Firefighters spray water on the facade of the National Museum in Rio de Janeiro, Brazil, Tuesday, Sept. 4, 2018. Forensic investigators and researchers awaited for access into the museum's interior, gutted in a fire, to find out how the blaze began and what remains of the 20 million artifacts that made the museum one of the most important in Latin America. (AP Photo/Silvia Izquierdo)
Federal police prepare to enter the Brazil's National Museum in Rio de Janeiro, Brazil, Tuesday, Sept. 4, 2018. Forensic investigators and researchers awaited access to the museum, gutted in a fire on Sunday, to find out how the blaze began and what remains of the 20 million artifacts that made the museum one of the most important in Latin America. (AP Photo/Silvia Izquierdo)
A girl stands in front the statue of Pedro II, in front of the Brazil's National Museum, in Rio de Janeiro, Brazil, Tuesday, Sept. 4, 2018. Forensic investigators and researchers awaited access Tuesday to the museum, gutted in a fire, to find out how the blaze began and what remains of the 20 million artifacts that made the museum one of the most important in Latin America. (AP Photo/Silvia Izquierdo)
Museum security guard Felipe Farias Silva shows the page of a book he found across the street from Brazil's National Museum, that suffered a fire, which he believes belongs to the institution in Rio de Janeiro, Brazil, Tuesday, Sept. 4, 2018. Flames tore through the museum Sunday night, and officials have said much of Latin America’s largest collection of treasures might be lost. (AP Photo/Silvia Izquierdo)
In this undated handout photo provided by Brazil's National Museum a meteorite called Bendego sits at the entrance of the National Museum of Brazil in Rio de Janeiro. Weighing more than five tons, the meteorite is the largest ever found in Brazil. It was found in the state of Bahia in the 18th century. (Museu Nacional Brasil via AP)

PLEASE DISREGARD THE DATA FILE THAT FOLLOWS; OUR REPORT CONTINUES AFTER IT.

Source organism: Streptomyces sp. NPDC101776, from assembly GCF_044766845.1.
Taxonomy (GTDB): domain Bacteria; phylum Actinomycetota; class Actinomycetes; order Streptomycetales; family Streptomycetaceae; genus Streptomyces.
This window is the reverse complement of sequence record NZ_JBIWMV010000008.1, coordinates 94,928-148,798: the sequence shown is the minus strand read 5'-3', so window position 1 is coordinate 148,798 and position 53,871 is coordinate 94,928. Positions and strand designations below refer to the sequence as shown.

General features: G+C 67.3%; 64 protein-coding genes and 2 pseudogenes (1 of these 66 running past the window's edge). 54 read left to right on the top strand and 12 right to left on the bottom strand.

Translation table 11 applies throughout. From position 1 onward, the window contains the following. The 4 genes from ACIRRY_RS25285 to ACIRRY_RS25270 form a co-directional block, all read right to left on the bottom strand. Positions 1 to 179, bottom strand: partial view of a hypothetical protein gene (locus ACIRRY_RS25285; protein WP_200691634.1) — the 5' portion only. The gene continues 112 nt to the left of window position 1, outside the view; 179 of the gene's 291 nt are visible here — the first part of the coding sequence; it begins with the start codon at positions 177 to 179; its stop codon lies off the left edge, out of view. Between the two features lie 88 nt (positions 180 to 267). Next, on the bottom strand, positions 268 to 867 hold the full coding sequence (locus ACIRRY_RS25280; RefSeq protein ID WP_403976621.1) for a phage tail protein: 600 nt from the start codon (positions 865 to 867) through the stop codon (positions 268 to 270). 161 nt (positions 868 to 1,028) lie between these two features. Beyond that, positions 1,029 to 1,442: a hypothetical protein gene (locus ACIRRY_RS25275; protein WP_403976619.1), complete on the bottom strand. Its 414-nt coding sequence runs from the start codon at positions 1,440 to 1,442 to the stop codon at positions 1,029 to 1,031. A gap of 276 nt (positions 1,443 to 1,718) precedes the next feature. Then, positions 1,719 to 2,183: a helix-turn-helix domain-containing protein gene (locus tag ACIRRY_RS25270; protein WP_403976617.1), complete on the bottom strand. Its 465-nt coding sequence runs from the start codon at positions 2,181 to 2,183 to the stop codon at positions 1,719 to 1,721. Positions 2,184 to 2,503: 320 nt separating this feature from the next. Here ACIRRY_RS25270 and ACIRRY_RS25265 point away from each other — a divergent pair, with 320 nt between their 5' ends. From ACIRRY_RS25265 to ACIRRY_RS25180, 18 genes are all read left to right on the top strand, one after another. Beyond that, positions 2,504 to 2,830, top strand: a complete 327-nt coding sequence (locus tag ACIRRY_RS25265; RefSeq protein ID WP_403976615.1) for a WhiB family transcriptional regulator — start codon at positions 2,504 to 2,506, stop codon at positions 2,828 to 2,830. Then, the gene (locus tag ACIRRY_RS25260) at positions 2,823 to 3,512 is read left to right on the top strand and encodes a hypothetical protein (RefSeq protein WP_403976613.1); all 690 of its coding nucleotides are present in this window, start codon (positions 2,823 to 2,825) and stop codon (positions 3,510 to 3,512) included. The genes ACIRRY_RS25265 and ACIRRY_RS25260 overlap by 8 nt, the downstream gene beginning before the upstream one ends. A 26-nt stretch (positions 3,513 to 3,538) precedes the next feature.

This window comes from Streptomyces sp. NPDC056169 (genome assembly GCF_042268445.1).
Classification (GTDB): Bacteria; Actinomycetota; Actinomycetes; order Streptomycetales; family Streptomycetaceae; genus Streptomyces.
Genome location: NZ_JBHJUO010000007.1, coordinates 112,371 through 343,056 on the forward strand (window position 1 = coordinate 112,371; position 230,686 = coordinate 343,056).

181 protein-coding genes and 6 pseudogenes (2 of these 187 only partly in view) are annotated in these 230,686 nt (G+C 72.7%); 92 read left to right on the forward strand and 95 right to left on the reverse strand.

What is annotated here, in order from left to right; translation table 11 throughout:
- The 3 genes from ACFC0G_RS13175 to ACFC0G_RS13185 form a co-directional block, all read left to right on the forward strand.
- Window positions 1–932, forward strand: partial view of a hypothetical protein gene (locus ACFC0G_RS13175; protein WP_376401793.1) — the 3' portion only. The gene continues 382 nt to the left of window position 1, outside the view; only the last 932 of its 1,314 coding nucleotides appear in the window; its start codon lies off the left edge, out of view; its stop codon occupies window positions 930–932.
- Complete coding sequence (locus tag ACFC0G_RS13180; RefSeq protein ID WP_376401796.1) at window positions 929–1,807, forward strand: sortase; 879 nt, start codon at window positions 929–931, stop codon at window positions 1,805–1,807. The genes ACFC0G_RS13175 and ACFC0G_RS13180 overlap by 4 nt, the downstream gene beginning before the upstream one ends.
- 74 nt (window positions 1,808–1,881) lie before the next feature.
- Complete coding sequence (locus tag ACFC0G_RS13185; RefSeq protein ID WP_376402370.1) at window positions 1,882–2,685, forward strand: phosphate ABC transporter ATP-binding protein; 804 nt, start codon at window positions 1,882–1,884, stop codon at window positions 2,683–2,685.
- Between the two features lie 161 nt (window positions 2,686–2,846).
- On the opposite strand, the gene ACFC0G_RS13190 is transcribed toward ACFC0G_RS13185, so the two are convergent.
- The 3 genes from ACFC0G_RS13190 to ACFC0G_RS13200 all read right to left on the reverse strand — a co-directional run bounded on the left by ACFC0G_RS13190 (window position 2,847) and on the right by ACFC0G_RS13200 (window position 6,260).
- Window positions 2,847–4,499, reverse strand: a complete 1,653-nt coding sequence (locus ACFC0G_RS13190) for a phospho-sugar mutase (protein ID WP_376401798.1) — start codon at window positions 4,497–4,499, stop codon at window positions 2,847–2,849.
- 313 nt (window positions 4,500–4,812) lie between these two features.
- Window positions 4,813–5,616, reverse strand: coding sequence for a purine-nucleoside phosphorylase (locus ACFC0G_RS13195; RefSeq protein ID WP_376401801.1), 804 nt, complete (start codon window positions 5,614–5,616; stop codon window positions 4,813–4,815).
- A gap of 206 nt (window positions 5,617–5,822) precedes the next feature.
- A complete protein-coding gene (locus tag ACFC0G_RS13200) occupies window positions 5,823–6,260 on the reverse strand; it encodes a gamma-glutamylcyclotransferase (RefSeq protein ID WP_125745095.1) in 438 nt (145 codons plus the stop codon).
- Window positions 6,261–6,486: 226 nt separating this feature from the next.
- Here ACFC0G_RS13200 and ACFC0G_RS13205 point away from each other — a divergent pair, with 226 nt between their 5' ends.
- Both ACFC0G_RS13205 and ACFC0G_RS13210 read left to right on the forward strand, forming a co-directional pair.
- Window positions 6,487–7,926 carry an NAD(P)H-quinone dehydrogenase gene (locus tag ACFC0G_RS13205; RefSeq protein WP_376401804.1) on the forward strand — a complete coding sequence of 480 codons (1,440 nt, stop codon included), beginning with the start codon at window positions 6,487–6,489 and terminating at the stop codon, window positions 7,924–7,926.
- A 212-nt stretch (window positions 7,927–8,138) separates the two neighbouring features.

This undated handout photo provided by Brazil's National Museum shows the Egyptian wooden coffin of Sha-Amun-em-su, at the National Museum of Brazil in Rio de Janeiro. Among the Egyptian relics is the mummy of Sha-Amun-In-Su, dating back to 750 B.C. It was given to Dom Pedro II by Egyptian Viceroy Ismail Pasha during a visit to the Middle East. (Museu Nacional Brasil via AP)
The National Museum, seen from above, stands gutted after an overnight fire in Rio de Janeiro, Brazil, Monday, Sept. 3, 2018. A huge fire engulfed Brazil’s 200-year-old museum, lighting up the night sky with towering flames as firefighters and museum workers raced to save historical relics from the blaze. (AP Photo/Mario Lobao)
Museum security guard Felipe Farias Silva shows the page of a book he found across the street from Brazil's National Museum, that suffered a fire, which he believes belongs to the institution in Rio de Janeiro, Brazil, Tuesday, Sept. 4, 2018. Flames tore through the museum Sunday night, and officials have said much of Latin America’s largest collection of treasures might be lost. (AP Photo/Silvia Izquierdo)
This undated handout photo provided by Brazil's National Museum shows a priestess/princess Takushit statue dating to 730 B.C., at the National Museum of Brazil in Rio de Janeiro. Flames tore through the museum Sunday night, Sept. 2, 2018, and officials have said much of Latin America's largest collection of treasures might be lost. (Museu Nacional Brasil via AP)